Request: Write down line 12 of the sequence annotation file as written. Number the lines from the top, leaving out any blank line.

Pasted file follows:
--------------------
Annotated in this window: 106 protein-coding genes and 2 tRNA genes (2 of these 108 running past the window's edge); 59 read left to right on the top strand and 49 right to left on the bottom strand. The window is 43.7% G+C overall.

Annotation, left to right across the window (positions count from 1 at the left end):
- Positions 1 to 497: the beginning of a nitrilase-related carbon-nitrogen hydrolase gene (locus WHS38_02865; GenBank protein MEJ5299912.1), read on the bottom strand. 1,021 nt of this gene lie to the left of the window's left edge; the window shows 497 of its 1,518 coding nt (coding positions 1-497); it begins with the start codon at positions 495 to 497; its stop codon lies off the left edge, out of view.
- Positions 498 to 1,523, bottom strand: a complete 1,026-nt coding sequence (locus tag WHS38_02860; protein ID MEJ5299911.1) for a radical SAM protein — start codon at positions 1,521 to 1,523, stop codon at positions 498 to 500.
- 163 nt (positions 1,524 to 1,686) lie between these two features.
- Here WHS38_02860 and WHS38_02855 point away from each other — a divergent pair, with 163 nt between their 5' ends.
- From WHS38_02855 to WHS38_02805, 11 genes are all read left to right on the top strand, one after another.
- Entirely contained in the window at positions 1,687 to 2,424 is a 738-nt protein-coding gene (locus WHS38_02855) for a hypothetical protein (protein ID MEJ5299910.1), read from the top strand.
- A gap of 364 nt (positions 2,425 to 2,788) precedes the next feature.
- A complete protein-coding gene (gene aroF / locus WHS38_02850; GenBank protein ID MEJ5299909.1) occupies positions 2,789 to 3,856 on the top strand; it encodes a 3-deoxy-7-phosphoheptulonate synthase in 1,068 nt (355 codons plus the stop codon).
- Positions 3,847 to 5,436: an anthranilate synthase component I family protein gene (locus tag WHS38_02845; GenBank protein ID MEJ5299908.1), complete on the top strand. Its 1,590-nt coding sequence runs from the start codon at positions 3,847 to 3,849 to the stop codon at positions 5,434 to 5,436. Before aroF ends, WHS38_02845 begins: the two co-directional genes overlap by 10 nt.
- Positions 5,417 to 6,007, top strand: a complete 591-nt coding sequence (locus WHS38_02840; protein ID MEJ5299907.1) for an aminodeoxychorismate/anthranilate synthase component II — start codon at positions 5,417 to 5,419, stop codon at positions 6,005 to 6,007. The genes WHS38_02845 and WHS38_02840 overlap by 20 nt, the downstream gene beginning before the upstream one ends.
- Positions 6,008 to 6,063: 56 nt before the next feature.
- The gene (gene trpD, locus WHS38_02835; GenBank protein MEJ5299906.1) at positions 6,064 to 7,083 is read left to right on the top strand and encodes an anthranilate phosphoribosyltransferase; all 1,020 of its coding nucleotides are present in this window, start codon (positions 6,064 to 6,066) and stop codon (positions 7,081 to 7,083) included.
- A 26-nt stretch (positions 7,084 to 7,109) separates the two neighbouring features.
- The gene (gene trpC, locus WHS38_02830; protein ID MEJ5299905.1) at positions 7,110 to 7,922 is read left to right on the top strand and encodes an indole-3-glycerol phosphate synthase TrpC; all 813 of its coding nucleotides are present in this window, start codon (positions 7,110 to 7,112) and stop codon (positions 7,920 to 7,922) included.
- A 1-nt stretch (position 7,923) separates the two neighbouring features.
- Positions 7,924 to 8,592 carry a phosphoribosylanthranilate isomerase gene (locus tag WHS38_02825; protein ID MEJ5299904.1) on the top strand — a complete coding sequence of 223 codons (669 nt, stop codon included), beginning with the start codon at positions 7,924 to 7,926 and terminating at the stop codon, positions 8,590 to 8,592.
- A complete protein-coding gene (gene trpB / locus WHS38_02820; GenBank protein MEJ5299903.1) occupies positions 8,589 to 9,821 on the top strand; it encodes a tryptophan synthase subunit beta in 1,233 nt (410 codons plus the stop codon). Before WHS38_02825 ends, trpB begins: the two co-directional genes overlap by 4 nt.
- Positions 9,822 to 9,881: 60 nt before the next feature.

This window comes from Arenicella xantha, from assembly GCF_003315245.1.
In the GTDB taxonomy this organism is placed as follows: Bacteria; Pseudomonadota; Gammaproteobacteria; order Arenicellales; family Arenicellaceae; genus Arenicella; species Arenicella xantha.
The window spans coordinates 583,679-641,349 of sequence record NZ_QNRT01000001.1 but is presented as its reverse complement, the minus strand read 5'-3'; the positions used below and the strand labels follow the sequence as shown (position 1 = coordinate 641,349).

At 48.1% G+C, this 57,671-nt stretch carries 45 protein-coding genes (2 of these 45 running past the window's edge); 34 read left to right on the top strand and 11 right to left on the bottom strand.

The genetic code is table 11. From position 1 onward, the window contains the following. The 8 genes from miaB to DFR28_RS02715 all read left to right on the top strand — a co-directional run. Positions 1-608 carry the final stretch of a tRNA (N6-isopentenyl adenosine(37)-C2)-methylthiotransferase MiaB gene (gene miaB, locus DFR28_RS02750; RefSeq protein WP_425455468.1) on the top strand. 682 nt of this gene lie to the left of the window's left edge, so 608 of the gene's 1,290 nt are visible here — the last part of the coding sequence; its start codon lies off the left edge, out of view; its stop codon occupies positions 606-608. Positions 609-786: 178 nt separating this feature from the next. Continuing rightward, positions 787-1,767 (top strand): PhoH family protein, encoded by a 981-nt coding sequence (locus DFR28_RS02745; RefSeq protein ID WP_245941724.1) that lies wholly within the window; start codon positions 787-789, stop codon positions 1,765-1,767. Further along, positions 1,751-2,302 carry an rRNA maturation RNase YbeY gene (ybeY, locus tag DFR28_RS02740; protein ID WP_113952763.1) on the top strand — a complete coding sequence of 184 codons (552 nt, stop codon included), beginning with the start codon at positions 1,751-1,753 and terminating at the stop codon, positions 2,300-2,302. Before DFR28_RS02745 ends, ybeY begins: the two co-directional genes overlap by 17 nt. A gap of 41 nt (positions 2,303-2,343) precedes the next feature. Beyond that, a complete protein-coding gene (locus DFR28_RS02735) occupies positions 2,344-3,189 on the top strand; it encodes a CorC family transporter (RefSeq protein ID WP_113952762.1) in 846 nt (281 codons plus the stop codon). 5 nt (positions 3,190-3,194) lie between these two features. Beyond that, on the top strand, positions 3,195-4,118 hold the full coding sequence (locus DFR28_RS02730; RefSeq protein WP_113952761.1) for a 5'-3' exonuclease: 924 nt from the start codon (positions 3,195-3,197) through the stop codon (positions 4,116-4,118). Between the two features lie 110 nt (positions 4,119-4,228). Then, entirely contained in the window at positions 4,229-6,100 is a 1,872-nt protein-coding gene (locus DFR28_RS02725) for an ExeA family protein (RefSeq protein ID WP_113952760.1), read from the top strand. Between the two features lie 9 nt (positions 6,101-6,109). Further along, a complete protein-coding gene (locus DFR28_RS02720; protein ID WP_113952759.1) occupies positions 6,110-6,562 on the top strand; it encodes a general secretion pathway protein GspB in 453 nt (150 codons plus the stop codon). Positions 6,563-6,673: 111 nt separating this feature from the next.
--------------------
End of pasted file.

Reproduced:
- Positions 5,417 to 6,007, top strand: a complete 591-nt coding sequence (locus WHS38_02840; protein ID MEJ5299907.1) for an aminodeoxychorismate/anthranilate synthase component II — start codon at positions 5,417 to 5,419, stop codon at positions 6,005 to 6,007. The genes WHS38_02845 and WHS38_02840 overlap by 20 nt, the downstream gene beginning before the upstream one ends.